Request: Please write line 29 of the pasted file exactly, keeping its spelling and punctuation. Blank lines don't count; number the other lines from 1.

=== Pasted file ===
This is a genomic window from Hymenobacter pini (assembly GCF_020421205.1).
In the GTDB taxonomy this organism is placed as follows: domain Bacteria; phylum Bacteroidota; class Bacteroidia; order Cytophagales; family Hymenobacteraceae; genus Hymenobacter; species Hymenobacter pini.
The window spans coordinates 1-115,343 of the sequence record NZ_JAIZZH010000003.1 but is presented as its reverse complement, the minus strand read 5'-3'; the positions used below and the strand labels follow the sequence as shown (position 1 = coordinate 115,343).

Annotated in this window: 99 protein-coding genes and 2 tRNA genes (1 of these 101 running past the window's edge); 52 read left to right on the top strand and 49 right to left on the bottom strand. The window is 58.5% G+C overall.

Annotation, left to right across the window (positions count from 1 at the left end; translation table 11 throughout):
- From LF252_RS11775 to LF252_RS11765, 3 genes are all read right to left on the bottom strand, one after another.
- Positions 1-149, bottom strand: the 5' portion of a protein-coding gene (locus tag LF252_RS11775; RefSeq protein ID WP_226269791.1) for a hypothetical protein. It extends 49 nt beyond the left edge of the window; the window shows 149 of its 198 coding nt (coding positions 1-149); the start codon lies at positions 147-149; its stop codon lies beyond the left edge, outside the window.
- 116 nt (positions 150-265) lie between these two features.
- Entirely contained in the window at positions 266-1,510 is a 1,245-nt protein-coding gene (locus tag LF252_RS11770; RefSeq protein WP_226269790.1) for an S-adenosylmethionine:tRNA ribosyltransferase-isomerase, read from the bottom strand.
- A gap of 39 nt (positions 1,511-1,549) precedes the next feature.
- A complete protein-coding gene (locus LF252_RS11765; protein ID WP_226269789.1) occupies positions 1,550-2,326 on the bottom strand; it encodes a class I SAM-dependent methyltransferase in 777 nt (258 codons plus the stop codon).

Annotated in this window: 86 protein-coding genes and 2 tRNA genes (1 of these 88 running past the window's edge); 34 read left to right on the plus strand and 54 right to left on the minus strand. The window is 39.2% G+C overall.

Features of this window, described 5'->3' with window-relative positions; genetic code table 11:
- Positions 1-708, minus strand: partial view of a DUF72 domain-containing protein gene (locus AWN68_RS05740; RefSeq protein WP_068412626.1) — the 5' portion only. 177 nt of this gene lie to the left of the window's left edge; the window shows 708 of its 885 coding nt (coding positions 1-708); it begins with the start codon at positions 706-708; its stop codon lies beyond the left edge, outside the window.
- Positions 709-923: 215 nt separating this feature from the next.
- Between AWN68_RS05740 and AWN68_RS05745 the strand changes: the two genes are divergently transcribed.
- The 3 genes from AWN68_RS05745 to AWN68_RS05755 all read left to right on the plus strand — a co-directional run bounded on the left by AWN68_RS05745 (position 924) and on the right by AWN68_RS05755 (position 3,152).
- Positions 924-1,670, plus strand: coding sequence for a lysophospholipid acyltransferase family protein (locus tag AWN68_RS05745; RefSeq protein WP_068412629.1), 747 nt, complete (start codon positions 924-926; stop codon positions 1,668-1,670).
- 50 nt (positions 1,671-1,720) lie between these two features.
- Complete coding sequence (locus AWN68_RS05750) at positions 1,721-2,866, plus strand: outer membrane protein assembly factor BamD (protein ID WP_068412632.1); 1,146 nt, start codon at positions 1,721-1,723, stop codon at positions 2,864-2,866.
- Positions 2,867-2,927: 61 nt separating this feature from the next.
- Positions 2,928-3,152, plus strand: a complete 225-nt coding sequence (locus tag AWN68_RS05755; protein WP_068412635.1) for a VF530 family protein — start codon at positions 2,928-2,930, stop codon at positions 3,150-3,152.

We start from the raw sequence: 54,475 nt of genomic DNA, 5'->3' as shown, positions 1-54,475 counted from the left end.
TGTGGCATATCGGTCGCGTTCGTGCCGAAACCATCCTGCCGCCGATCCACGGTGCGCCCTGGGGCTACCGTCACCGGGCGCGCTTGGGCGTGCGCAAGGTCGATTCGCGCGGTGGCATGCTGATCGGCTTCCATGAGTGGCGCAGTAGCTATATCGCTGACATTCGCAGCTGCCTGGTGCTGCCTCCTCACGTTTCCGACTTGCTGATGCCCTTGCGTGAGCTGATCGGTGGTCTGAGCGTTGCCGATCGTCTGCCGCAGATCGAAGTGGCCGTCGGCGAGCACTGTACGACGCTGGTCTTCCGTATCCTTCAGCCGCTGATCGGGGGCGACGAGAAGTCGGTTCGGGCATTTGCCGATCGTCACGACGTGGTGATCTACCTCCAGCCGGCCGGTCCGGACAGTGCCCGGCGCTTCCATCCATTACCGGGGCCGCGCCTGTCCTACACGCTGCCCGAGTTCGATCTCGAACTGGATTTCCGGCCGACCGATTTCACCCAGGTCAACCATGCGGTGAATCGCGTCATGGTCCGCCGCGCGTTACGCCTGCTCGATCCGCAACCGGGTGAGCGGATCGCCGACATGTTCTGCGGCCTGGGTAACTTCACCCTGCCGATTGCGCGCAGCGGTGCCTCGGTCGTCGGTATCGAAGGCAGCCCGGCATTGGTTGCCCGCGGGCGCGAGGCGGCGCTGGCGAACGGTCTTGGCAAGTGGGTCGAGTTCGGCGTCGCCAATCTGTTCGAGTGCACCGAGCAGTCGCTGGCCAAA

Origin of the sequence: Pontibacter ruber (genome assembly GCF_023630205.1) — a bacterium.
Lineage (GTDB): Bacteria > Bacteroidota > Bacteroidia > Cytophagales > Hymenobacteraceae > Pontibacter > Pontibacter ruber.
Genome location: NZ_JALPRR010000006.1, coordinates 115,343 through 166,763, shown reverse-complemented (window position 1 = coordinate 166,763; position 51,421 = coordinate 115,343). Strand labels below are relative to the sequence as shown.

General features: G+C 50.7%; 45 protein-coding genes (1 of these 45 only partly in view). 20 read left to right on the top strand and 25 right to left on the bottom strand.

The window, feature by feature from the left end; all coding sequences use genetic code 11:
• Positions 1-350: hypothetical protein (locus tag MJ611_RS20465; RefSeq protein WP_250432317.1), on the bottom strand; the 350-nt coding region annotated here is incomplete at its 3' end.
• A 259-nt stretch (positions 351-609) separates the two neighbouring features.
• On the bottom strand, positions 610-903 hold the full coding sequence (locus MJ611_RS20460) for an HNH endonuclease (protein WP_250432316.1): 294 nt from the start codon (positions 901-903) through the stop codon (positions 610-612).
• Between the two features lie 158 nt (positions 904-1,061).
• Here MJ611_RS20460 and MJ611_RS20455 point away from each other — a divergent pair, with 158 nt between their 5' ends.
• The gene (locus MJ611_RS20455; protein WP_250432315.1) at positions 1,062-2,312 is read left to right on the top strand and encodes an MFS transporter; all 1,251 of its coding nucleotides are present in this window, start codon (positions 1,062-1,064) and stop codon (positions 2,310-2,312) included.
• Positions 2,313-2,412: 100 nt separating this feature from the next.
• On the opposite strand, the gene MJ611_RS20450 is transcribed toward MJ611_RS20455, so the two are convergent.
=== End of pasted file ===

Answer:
The window, feature by feature from the left end; all coding sequences use genetic code 11: